Tonawanda News


December 25, 2013

CONFER: Common Core and your family's data


Tonawanda News — Many more may gain access because inBloom openly admits – despite the expertise of its backers – that it “cannot guarantee the security of the information stored ... or that the information will not be intercepted when it is being transmitted.”

Parents across the country have raised a stink about the data mining. Beyond the security fears, many parents see their child’s school records as something that only they and their local districts can possess and only the parents should be able to decide who else sees. The thinking is that detailed school history – especially with the finer nuances included — is just as sensitive as an individual’s medical records and should be treated with the same respect.

This invasion of privacy and sharing of information across multiple sectors was not what was intended or, more accurately, it’s not what was originally portrayed to the masses. In the press releases that accompanied New York’s acquisition of the database grant in 2010, Senior Deputy Commissioner for P-12 Education John King was quoted as saying, “We are building a data rich foundation for the continuous analysis and improvement of the state’s education structure.” There was no mention of federal or commercial interests and their ability to acquire the same information for their uses.

It just so happens that King is now the state education commissioner and he remains the only education head in the United States who’s still pushing ahead with a statewide data mining plan. Other states that received grants, including Georgia and Delaware, have pulled out while Massachusetts is experimenting with inBloom in just a select few districts.

Others still are watching and waiting. Educators and bureaucrats across the nation want to learn from our experience with inBloom: They want New Yorkers to work out the bugs for them; suffer the consequences of software and security flaws and lawsuits; and make the initial abandonment of families’ right to privacy.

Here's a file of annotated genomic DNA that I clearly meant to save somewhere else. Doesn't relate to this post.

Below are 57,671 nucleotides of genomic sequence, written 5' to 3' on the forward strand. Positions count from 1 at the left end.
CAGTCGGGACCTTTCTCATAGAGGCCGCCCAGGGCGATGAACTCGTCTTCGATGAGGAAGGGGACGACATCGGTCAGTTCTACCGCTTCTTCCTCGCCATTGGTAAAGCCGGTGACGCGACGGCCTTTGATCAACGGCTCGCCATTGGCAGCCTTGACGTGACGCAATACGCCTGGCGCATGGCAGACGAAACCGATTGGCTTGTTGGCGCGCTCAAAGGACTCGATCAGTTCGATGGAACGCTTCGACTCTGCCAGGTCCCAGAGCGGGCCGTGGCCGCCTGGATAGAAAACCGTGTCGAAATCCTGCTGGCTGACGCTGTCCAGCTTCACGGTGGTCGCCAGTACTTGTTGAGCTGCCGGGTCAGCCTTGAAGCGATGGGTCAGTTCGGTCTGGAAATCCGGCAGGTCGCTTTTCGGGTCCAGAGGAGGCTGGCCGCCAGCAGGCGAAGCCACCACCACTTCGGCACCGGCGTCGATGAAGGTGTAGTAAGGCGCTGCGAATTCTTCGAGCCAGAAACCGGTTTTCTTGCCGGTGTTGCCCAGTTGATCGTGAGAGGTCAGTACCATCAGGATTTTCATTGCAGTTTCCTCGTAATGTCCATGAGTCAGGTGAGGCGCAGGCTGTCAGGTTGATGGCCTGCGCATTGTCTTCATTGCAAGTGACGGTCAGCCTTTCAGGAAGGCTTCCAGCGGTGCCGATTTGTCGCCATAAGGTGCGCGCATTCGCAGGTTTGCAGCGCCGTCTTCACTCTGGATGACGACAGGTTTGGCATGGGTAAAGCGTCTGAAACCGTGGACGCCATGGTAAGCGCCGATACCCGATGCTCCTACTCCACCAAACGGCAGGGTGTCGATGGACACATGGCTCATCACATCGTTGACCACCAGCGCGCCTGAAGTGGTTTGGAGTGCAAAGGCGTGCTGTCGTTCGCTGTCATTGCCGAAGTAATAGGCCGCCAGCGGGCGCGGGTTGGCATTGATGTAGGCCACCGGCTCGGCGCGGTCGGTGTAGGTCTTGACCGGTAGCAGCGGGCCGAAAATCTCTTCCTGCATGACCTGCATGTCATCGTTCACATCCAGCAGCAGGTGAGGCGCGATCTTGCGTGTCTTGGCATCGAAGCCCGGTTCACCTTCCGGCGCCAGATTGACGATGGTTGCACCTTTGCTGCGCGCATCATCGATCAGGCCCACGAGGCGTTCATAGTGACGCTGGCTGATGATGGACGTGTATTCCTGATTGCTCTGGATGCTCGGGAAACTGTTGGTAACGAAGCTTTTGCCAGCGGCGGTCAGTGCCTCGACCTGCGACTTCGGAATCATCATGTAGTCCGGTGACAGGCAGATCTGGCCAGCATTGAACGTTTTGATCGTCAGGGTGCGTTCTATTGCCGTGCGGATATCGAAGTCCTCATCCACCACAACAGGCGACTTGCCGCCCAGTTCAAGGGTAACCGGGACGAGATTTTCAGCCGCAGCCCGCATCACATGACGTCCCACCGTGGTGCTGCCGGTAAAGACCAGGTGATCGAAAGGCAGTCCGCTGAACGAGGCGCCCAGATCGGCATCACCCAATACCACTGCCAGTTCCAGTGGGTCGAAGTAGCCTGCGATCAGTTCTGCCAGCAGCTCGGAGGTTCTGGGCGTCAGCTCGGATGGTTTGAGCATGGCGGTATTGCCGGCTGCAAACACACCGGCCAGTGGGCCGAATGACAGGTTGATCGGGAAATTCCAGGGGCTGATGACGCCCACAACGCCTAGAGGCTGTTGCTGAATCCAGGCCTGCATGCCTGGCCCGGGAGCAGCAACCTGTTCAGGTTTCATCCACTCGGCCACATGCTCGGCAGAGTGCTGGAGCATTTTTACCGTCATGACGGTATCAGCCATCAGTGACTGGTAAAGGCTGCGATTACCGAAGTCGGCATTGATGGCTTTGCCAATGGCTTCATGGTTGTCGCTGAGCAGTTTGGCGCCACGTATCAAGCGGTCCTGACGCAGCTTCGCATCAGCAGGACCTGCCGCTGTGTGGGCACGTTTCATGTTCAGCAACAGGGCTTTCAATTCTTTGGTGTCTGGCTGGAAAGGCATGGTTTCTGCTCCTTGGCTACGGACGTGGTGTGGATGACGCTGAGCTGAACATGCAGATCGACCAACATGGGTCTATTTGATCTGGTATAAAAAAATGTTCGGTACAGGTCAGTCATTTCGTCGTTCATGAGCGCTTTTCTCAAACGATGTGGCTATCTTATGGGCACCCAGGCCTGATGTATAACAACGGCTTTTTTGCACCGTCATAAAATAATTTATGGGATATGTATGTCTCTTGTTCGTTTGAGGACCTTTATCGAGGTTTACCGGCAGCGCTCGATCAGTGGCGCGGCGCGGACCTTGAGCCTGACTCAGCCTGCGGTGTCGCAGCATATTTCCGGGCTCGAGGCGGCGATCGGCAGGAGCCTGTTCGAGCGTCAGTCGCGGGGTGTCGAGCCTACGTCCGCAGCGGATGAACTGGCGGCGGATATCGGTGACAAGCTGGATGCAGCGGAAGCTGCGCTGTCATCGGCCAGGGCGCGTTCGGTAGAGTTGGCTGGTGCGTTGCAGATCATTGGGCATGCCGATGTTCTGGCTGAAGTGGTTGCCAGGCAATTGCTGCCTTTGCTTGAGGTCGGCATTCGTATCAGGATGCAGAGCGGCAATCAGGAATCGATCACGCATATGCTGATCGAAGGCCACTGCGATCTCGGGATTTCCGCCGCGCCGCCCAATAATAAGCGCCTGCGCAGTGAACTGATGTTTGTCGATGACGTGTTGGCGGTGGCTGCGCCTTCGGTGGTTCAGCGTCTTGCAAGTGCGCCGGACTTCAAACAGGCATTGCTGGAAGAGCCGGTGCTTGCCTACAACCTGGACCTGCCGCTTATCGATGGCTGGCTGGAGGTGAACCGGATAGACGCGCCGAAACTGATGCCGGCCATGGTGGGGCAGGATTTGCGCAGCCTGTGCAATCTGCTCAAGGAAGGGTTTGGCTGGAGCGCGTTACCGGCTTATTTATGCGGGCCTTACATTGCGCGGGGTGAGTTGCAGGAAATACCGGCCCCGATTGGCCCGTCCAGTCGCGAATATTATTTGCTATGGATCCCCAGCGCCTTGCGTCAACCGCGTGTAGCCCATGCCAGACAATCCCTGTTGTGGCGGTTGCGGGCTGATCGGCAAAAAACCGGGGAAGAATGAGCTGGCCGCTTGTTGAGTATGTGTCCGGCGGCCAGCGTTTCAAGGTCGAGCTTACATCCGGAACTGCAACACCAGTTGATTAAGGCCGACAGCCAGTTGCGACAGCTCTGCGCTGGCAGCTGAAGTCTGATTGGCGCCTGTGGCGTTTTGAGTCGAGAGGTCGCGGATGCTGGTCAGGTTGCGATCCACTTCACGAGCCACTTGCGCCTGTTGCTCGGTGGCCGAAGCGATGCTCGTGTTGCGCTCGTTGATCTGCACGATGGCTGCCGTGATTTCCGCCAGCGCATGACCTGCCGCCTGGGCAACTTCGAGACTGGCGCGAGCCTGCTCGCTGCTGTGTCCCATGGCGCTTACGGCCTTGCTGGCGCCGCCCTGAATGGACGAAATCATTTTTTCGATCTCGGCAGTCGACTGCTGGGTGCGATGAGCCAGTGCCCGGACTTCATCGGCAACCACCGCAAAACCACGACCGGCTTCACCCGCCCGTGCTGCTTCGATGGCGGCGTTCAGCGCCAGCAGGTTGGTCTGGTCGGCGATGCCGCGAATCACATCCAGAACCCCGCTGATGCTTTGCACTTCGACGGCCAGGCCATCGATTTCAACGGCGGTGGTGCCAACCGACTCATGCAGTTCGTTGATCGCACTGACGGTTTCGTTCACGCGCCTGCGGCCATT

New York is, for once, a leader — but not in a way any self-respecting parent would like.

Bob Confer is a Gasport resident and vice president of Confer Plastics Inc. in North Tonawanda. Email him at

Text Only
  • wallace, amy.jpg WALLACE: Too much information? Is there such a thing as TMI or too much information anymore? Some might say yes.

    July 24, 2014 1 Photo

  • duvall, eric.jpg DUVALL: On reading and the lack thereof It was surprising to me a few weeks ago when a friend asked a group of us to estimate how many books we have each read over the last five years. The English teacher said 200 and he far and away led the pack. I was probably the median and my number was 20-25.

    July 23, 2014 1 Photo

  • confer, bob.jpg CONFER: A Con-Con would be a con game

    July 23, 2014 1 Photo

  • duvall, eric.jpg DUVALL: Conflict in Ukraine now a concern of global proportions It seems increasingly clear Ukrainian separatists, with the help from the Russian military, are responsible for the tragedy. They, of course, have denied it. They've also denied access to the crash site to international investigators seeking to recover the dead and determine what happened. That's not something the innocent party does.

    July 20, 2014 1 Photo

  • ADAMCZYK: Personal development, rendered in steel Accepting the premise that everyone needs to fill the same amount of time every day (24 hours, every day), some people use theirs rebuilding things, tangible things, and thus fulfill a few intangible goals.

    July 18, 2014

  • WALLACE: Festival season is underway Summer is the season of fairs and festivals. From Canal Fest in the Tonawandas to the Allentown Art Festival and Italian Heritage Festival in Buffalo to the Erie County Fair in Hamburg, the Western New York area has no shortage of things to do with the family over the summer.

    July 17, 2014

  • duvall, eric.jpg DUVALL: King George's abdication leaves many questions I've covered Niagara County politics for 10 years and it's been a fascinating -- and often infuriating -- experience. With the news the man known with equal parts respect and cynicism as "King George" is walking away it's about to get more interesting.

    July 16, 2014 1 Photo

  • Canal Fest, here we come This column should be titled "Roads and Streets." First of all, Meadow Drive is finally open. Although it took very long to be completed, it's beautiful. Riding by the other day brought into focus how many people will use this to cut across town. One less thing for residents to complain about.

    July 12, 2014

  • ADAMCZYK: Homesick for someplace I've never been You stumble over things that make you wonder. I do, at least, and the latest is one of those advertising artifacts from yesteryear that encourage me to ponder what's changed and what never will.

    July 11, 2014

  • WALLACE: Playing politics as usual The immigration crisis is just the most recent example of how dysfunctional Washington, D.C. is right now.

    July 10, 2014